Riplinger parish to hold 100-year events Sunday
By Dean Lesar
St. John's Church, Riplinger, (above) was first built north of town in 1907, then moved to its current location in 1923.
Riplinger – All are welcome at St. John’s Lutheran Church in Riplinger this weekend as the congregation commemorates the 100th anniversary of the construction of its house of worship. For that matter, all are welcome most anytime.
“All are welcome” just happens to be the theme selected for the Sept. 30 celebration that will include a church service at 11 a.m., a dinner at 12:30 p.m., a music program with the Clark County Choraliers and the Spencer Methodist Church group at 1:30 p.m. and a social and sharing time at 2:25. The setting for the events will be the small church on Second Street in tiny Riplinger, the one that was built a mile north of town in 1907 and moved by steam engine to its present location 16 years later. It’s been added on to twice since 1923, and now is the place where averages of 40-60 church members come at 11 a.m. every Sunday to share their beliefs and their lives. Former pastors David Ault, who was the congregation’s longest serving pastor (from 1969-99) and Steven Gjerde (2001-03) are expected to attend.
The church altar area (above) was added in 1943.
Gail Burns is one of the parish members helping to organize the centennial events. A member of St. John’s Church for four years, she said she has noticed the pews have been a bit fuller in recent years, and those who came each week are part of a larger family.
“It’s doing a little better than it has been,” Burns said while organizing old photographs and news clippings for display this weekend. “It’s been on the upswing. It’s a lot of older members, and middle-aged. It’s a nice family church.”
Candi Mertins is from nearby Loyal originally, and became a St. John’s member when she and her husband settled in the Riplinger region. She said she knew immediately that she had found her church.
“We had never been here, but the moment we walked in the door everybody knew who we were because we worked for a member,” Mertins said. “I would never want to trade this congregation for anything.”
Rev. Rebekah Tarras is the current pastor of St. John’s in Riplinger and its sister church, St. John’s north of Spencer. She is the 22nd preacher in the pulpit in Riplinger, and designed the special commemorative quilt that has been sewn for the centennial weekend. The names of each parish family are being signed onto quilt squares.
The quilt is a tie-in to a unique tale from St. John’s that surfaced a few years ago. Through connections between a parish family and acquaintances elsewhere, it became known that a quilt hanging in the National Quilt Museum in Paducah, Ky., had actually been stitched together by Riplinger hands in 1907. Through research into genealogy of the area, the previously unidentified 1907 signature quilt was traced back to St. John’s, the only church apparently built in the county that year. About half of the approximately 80 family names on the quilt have now been identified, and the quilt is to be in Riplinger on Sunday for the events.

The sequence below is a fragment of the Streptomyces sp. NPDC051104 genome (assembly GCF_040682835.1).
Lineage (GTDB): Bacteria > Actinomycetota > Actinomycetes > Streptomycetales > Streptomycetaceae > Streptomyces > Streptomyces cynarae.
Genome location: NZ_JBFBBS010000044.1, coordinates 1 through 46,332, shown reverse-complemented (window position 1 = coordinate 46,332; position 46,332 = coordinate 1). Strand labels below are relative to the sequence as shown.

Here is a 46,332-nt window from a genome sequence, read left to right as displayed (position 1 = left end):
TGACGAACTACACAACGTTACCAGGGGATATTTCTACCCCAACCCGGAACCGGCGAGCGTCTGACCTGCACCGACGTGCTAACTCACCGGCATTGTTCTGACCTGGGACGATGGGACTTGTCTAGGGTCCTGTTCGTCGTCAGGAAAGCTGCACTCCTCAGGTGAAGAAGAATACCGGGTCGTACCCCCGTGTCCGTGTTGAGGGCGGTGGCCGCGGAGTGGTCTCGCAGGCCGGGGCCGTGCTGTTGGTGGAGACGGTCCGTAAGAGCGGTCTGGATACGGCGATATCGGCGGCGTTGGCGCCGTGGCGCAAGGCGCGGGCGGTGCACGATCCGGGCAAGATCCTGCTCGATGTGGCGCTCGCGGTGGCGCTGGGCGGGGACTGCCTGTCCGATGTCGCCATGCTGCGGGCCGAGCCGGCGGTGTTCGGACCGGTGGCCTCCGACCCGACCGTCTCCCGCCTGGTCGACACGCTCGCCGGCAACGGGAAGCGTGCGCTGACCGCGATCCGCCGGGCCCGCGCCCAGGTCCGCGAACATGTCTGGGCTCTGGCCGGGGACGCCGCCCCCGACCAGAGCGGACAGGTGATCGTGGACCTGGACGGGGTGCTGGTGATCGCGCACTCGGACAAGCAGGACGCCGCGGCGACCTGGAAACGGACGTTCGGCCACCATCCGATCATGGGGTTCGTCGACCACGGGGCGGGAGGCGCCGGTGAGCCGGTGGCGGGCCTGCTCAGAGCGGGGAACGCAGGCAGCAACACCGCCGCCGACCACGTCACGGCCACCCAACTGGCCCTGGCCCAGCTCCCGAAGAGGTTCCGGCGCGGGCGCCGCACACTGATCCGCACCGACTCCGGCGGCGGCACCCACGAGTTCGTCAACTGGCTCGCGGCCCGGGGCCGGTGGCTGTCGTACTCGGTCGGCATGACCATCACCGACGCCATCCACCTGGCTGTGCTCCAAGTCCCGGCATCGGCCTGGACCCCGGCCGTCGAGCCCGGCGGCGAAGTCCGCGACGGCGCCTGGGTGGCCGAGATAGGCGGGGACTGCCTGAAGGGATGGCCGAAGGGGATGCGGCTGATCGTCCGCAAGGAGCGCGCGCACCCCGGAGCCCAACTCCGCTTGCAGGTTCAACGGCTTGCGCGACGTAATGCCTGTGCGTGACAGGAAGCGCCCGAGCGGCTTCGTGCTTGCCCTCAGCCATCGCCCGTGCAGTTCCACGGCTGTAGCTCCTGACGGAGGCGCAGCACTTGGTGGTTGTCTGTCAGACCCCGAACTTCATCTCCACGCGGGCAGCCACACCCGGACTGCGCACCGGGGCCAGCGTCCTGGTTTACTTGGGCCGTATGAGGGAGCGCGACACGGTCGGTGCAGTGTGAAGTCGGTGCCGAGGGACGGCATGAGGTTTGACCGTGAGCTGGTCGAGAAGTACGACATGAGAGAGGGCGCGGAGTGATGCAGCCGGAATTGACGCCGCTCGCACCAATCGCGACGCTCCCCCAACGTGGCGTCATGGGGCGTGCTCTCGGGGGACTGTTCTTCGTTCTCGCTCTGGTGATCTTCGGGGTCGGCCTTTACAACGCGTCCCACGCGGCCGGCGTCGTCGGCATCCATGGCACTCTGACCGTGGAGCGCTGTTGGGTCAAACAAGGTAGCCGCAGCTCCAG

The new quilt designed by Rev. Tarras will hang in the back of the church, and will link the congregation to its past.
“Now 100 years later we did our own quilt,” Mertins said. “It’s really kind unique.”
Another unique aspect of the church’s past is the fact that it was once moved from its original location. Originally constructed in 1907 near the parish cemetery north of Riplinger, the community picked it up and moved it in 1923.
From a written history compiled by the late Reuben Rex in the early 1980s:
“In 1907, the church was built. Frank Meyer and his brother, George, were the main carpenters. As the tower was built, a tornado shifted it, and it had to be pulled plumb by block and tackle, with horses. That’s why it is double-nailed. $196 was the carpenter bill. $25 was the mason bill for Riemer Bros. Brights Mill, west of Atwood, made the shingles, which were hauled by wagons by William Domer Sr., and George Miller. The bell was bought from Sears Roebuck, and was hauled by sleigh from Unity, by George Miller. As was the custom those days, everybody that was able helped build the church. Lumber was bought from the Peter Fritz and Ed Pershke mills at Unity. Pershke made the wainscoting, flooring, etc., and I believe the pews ($210). Cornerstone was $2.85. The dedication netted $29.50, on Sept. 30, 1907.
“In 1923, the church was moved to Riplinger by steam engine, by Arthur Wisnosky and others. A mover from Spencer started to move it, and a mover from Neillsville finished the job. Land for the new location was purchased from the Riplingers for $200. The north addition was built in 1943. Lynn Pickett and Otto Schulz were the carpenters. Ten stained glass windows were donated by 10 members of the congregation. In 1945, the first school, built in 1915 in Riplinger, was bought from the district for $1,000 and was remodeled into a parsonage for Rev. August Quandt (1945-49).”
Ten stained-glass windows (left) were sponsored by 10 parishioners and installed decades ago.
“In 1963, we merged with the North Spencer (Missouri) congregation. In 1977, a well was drilled at the church. In 1978, the new front addition was started in November, and was dedicated April 20, 1980.”
“I would never want to trade this congregation for anything.”—St. John’s congregation member Candi Mertins
The cross atop the tower of the St. John’s Lutheran Church steeple in Riplinger has been shining under blue skies for 100 years.
Source: TRG, Wednesday, September 26, 2007, pg. 8.
Transcribed by Dolores (Mohr) Kenyon.
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